Caramelized Apple Tart

 It’s fall and while apples are everywhere, consider making them into a warm tart.

In autumn, apples are a big deal in New York, especially if you visit any of the food markets around town. Even though I grew up in a very apple-rich area called the Apple Kingdom of Sweden, I’m deeply impressed at the variety that’s on display at the markets. I don’t know all the names and flavors so I’m happy that many vendors have apple tastings. It helps when you need to find the perfect apple for your apple pie, compote, juice or the one you just want to bite into.

For example, the McIntosh apple, with its soft and sweet/sour flavor, is excellent soaked with rum under a sweet butter rich crumble, as it melts when baked in the oven. I also like the McIntosh apple in the morning cooked for five minutes with cardamom and cinnamon, topped with kefir or yogurt. For an apple tart, where the apples lay on top of the crust, I prefer a firmer apple such as Granny Smith (sour) or Gala (sweeter). My new favorite apple to eat is the Honey Crisp which is both crispy and juicy. The apple has just enough sweetness without being sour. As its name spells out, it has an elegant honey flavor.

Ever since I was a teenager I’ve been making apple pies in different ways. My caramelized Apple Tart is my latest creation. Enjoy!

Caramelized Apple Tart
for 4-6 people

1 ¼ cup (about 300 ml) regular flour
3.5 ounces (about 100 grams) butter
3 tablespoons sucanat*
1½ teaspoons finely crushed cardamom
a splash of water

4 apples (preferably apples that are sour + firm inside, ex. Granny Smith)
4-5 tablespoons sucanat* (depending on how sour the apples are)
juice from one lemon
2½ ounces (70 grams) butter
½ cup (100 ml ) almonds, toasted and chopped

heavy cream, whipped with a little sugar

Start by mixing together butter, flour, cardamom and sucanat. When the butter is well divided add a splash of water. Work the dough together and let it rest in the fridge for at least one hour. Line a greased 9 inch (about 23 cm) spring form. Pre-bake at 400°F (200°C) the pie shell for about 10-15 minutes until it has got some color. Let cool.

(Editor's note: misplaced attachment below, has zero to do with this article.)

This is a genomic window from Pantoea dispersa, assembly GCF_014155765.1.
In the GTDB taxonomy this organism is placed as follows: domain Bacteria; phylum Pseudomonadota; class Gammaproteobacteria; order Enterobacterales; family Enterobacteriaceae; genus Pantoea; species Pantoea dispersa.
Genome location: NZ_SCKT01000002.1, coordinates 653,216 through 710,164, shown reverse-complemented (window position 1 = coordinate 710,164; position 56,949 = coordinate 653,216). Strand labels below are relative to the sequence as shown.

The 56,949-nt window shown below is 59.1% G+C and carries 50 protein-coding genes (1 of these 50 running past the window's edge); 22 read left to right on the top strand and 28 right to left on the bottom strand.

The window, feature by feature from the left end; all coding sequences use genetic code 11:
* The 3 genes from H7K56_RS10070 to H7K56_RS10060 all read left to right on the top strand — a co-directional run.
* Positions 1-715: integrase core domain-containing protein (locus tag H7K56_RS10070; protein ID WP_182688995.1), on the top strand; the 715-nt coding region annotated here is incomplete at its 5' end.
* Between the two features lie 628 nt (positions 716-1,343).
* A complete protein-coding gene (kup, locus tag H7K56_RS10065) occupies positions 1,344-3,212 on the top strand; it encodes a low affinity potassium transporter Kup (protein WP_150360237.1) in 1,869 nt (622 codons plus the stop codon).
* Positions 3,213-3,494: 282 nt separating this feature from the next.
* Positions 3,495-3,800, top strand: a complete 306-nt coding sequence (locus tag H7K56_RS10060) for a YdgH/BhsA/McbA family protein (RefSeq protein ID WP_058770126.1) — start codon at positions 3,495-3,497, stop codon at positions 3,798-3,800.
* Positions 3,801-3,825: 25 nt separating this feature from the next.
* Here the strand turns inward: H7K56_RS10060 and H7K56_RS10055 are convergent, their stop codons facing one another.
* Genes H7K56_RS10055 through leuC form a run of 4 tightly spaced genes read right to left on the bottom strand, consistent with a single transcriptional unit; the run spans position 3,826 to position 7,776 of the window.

Wash and peel the apples. Cut in half, take out the seeds and slice the rest of the apple in thin slices. Sprinkle the slices with sucanat and lemon juice. Cook over medium heat in a frying pan until they start to get juicy. Add ½ of the butter. Keep cooking the apples until they starts to caramelize. If you think the apples need more sugar you may add some now and let cook for a little bit more. The color should be golden and have some brown spots. Remove from heat and add the rest of the butter and toasted almonds. Let cool a little before arranging the apples inside the baked pie shell. Bake at 450°F (230C) for about 15 minutes until the apples have gotten some nice color. Serve with whipped cream.

*Sucanat is a brown sugar extracted from sugar cane. It’s perfect to bake with and gives cakes and cookies a richer taste. In the U.S. you can often find Sucanat in organic shops. If you can’t find sucanat you may use muscovado sugar or even regular brown sugar instead. When I’m in Sweden I use Farin sugar which works really well too.

Illustration: Johanna Kindvall

Johanna Kindvall

Johanna Kindvall is an illustrator based in both New York City and Sweden. At EcoSalon, Johanna draws and writes about the food she cooks at home.